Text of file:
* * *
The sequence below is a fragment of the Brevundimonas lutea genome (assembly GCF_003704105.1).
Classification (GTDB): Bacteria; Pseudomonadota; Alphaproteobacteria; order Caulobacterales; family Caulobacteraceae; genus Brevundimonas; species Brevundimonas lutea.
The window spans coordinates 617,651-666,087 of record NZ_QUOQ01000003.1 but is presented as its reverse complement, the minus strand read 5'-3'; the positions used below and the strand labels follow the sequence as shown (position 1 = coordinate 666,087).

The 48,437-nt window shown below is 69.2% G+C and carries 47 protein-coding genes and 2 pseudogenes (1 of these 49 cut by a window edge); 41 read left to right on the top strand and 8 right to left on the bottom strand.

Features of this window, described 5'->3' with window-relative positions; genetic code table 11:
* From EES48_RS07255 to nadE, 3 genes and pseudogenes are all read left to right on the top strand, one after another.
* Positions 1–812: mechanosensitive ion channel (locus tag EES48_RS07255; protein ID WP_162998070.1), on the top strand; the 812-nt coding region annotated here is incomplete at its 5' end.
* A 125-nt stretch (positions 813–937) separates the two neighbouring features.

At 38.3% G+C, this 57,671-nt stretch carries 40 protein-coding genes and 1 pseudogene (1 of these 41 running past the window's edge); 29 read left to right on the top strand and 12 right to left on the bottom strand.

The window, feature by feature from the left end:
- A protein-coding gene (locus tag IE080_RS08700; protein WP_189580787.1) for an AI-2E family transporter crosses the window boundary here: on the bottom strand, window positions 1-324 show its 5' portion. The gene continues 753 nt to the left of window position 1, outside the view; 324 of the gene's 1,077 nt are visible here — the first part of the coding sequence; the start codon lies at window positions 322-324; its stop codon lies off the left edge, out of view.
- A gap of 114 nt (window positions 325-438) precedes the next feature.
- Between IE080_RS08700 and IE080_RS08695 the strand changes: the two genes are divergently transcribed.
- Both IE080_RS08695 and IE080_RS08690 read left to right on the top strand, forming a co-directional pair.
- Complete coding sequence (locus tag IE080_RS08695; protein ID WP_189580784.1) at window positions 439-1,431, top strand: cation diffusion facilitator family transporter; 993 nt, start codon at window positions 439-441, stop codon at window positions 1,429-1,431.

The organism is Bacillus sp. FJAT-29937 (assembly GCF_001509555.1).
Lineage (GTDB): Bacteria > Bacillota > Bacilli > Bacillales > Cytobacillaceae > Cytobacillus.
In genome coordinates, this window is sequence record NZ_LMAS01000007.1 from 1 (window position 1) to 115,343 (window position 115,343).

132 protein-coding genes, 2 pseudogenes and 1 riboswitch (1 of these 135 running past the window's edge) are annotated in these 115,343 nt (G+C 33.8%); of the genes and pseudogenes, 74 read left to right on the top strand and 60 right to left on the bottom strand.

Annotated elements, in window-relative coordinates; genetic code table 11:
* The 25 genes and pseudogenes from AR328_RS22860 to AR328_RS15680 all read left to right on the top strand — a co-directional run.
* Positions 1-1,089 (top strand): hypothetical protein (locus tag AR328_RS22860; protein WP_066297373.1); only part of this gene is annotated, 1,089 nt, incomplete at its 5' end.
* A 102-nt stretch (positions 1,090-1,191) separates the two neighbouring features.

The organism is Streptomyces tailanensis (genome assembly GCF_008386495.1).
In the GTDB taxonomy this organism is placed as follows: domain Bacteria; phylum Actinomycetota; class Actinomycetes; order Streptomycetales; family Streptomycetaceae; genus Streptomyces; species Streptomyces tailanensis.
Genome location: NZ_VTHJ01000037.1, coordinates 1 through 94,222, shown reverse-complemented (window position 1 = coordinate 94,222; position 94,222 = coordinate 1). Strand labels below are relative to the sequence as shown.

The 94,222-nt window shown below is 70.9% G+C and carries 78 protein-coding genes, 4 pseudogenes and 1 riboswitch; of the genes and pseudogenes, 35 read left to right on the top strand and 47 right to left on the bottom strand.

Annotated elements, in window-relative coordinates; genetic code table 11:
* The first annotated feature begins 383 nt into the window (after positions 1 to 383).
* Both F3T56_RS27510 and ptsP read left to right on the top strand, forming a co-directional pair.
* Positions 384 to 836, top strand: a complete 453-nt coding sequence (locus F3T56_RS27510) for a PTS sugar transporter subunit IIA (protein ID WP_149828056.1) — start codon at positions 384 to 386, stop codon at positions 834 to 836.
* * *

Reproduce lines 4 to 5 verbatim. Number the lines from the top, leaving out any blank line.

The 48,437-nt window shown below is 69.2% G+C and carries 47 protein-coding genes and 2 pseudogenes (1 of these 49 cut by a window edge); 41 read left to right on the top strand and 8 right to left on the bottom strand.

Features of this window, described 5'->3' with window-relative positions; genetic code table 11: